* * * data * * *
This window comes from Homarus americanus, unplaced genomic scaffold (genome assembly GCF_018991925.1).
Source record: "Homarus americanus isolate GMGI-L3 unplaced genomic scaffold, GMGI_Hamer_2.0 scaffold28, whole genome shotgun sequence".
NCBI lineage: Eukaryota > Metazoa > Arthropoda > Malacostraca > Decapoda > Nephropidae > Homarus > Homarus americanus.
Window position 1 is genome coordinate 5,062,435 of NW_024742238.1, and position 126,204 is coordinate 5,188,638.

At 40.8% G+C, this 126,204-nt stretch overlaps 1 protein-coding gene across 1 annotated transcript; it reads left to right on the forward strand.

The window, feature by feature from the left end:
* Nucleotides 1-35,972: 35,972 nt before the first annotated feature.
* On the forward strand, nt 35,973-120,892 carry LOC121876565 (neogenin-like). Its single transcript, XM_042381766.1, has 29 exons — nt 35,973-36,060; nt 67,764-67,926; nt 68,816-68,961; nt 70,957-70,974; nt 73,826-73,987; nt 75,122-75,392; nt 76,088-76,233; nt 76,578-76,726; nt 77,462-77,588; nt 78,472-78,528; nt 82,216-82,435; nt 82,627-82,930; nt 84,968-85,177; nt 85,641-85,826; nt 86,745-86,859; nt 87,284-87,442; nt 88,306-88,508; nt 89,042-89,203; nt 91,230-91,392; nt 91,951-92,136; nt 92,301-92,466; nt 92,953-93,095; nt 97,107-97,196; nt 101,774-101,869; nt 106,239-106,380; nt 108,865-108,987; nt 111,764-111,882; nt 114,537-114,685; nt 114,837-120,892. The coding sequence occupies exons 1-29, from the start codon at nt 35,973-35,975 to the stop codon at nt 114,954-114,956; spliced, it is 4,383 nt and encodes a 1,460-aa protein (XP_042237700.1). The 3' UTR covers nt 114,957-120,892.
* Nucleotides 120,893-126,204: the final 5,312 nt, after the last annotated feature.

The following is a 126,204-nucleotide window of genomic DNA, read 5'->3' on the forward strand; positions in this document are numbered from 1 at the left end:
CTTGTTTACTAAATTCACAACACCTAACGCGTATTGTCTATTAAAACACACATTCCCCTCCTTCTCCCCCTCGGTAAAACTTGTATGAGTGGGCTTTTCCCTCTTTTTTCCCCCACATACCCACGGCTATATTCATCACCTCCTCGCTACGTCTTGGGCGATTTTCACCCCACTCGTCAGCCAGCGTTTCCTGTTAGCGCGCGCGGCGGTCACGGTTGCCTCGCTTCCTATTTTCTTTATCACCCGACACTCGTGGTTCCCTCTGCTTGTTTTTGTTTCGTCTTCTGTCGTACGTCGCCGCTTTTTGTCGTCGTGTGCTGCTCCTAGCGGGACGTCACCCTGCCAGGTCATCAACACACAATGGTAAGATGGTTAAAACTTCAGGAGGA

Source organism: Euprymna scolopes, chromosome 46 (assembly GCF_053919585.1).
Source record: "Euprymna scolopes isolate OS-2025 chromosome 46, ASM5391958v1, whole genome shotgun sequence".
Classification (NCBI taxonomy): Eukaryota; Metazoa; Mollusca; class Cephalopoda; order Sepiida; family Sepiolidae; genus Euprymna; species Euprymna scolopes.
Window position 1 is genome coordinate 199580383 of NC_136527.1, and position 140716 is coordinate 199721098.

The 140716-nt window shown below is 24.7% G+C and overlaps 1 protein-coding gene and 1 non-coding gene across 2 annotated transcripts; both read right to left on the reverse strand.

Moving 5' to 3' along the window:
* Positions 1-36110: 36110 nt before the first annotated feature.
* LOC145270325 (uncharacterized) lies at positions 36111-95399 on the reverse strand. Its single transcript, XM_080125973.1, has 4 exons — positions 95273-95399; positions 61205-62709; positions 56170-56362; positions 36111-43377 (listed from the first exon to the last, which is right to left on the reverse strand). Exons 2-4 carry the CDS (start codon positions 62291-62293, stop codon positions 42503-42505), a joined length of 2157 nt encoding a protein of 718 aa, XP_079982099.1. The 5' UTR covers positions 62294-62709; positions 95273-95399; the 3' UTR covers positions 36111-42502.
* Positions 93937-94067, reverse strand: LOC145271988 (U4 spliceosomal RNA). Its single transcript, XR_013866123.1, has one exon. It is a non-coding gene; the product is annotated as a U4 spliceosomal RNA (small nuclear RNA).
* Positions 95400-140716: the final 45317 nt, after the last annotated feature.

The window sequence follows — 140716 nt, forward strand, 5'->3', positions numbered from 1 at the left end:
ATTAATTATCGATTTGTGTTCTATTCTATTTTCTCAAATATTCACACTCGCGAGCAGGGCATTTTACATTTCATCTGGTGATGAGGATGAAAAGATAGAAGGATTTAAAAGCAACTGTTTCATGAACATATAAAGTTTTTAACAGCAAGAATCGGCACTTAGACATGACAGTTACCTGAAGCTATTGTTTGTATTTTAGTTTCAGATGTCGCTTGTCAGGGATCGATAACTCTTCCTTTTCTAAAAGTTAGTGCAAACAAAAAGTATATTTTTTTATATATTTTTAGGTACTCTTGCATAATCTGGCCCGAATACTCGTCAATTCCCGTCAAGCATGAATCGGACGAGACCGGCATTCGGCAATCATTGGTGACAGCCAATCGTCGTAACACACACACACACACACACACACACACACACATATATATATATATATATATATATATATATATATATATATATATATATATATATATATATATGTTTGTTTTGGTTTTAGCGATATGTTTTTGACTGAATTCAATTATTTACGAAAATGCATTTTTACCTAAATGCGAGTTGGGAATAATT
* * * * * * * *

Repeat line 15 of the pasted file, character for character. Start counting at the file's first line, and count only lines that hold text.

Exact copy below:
Window position 1 is genome coordinate 199580383 of NC_136527.1, and position 140716 is coordinate 199721098.